Berthoud’s next generation of firefighters
By May Soricelli
Thompson School District has collaborated with Aims Community College in order to offer a fire science class to Berthoud and Loveland High School students. For a second year the Berthoud Fire Department has graciously allowed the class to be held at its facility.
“We get to share our passion with the younger generation,” said Berthoud firefighter Sarah Rossi.
Students from Berthoud, Thompson Valley and Mountain View High Schools have participated in this Aims program, which consists of two college-level courses per semester. The book-work aspect of the class is held at Berthoud High School (BHS), while the hands-on learning is facilitated at the Berthoud Fire Station. The classes consist of Principles of Emergency Services, Occupational Safety and Health, Fire Behavior and Combustion, and Fire Prevention. These classes take place three days per week, two days are classroom-based and consist of book-work, tests, quizzes and written assignments on the material learned. However, one day per week is considered “field day,” in which students learn hands-on skills from the Berthoud Fire Department.
“For some of the students this is it, this is what they want to do. For others, they just want to see what it’s like,” said Brian Martens, a retired Windsor and Loveland Fire Chief, who instructs the Aims class.
Seven students are enrolled in this year’s classes and can earn up to 12 college credits toward a fire science degree upon finishing the course. The concurrent enrollment allows students to earn college credits toward a degree while also fulfilling high-school credit requirements. The Thompson School District pays for the credit hours, and the only financial obligation to the students is the text books needed. Aims provide each student with full firefighting gear for the class.
“We developed a partnership with Aims which benefits the community as a whole, but certainly the young people,” said Berthoud Fire Chief Stephen Charles.
Several weeks ago the class conducted a routine fire inspection at Hays Market as part of their field-day training.
“They get a good taste of what it’s like, fulfilling the duties of a firefighter,” said Martens.
During previous field days, at the fire station, drills and orientation to firefighting have been taught. They have also learned the use of SCBA air tanks, equipment training, vehicle entry tools, deploying hose lines, extending and climbing ladders, and paramedic work at the Thompson Valley Emergency Medical Service station in Berthoud. Students recently gained experience from preparing a fire-prevention presentation for Ivy Stockwell Elementary School’s first-grade class.
Most recently, students received hands-on training on the importance of ventilation. Students were taught there are two main reasons to ventilate: for victims or property. To demonstrate the effects of smoke and the need for ventilation, the firemen used a smoke-free smoke machine to fill the back garage of the fire station completely with artificial smoke. After gearing up with suits, masks and air tanks, students were instructed to take the precautionary steps of feeling the door for heat and checking the handle before entering the garage. They were also instructed to avoid breaking glass in windows, as the rush of oxygen will cause an explosion-like reaction from the fire. The students took turns entering the structure, calling for ventilation over their radios, ventilating using an industrial fan, and standing outside the structure to ensure proper ventilation is occurring. A strong need to coordinate was emphasized in order to assure the space is properly pressurized so added oxygen doesn’t further ignite flames.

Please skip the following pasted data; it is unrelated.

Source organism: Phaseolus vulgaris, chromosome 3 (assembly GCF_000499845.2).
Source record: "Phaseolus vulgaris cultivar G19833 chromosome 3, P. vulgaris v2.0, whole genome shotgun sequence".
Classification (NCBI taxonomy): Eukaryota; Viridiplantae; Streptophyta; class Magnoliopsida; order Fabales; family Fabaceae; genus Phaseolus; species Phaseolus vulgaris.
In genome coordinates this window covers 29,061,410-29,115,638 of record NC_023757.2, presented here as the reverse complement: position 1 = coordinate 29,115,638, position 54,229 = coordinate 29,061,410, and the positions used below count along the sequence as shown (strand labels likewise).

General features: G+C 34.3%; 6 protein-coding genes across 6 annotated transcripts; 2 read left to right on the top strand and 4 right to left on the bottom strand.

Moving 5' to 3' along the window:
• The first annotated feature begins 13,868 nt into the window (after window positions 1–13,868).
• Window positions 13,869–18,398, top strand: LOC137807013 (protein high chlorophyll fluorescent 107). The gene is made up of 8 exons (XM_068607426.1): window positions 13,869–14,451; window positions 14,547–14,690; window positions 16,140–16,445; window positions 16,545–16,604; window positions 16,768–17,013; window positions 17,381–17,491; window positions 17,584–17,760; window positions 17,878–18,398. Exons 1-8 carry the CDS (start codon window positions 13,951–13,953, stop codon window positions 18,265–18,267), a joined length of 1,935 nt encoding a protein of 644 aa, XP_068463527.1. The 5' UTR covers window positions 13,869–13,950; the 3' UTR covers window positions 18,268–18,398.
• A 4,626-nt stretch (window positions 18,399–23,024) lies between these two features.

“Working with the Berthoud Fire Department has been great. They are nice to work with and always have a training session ready to go,” said Martens. “They really go out of their way.”
Charles says they are always looking for ways to enhance fire education for the community. He has received positive feedback from students as well as positive communication from the firefighters involved in the class.
“We have a great group of people here, both civilians and staff. They enjoy imparting knowledge and experience,” said Charles.
According to instructor Martens, the class benefits the students’ future careers, giving them both first-hand experience and familiarity with their local fire department. Martens hopes to recruit the students to complete Aims’ fire science program following high school.
Students like Brian Fishburn of BHS, who has made the decision in the last couple of months that firefighting is the career he wants to pursue.
As far as the class goes, he feels “It’s better than regular school.”
“This is what I want to do,” said Fishburn.
At the age of 18 the students can consider becoming a volunteer firefighter, which may increase their chances of being chosen for a future full-time position.
“They get an edge in a very competitive industry where as many as 300 applicants apply for one job,” said Martens.
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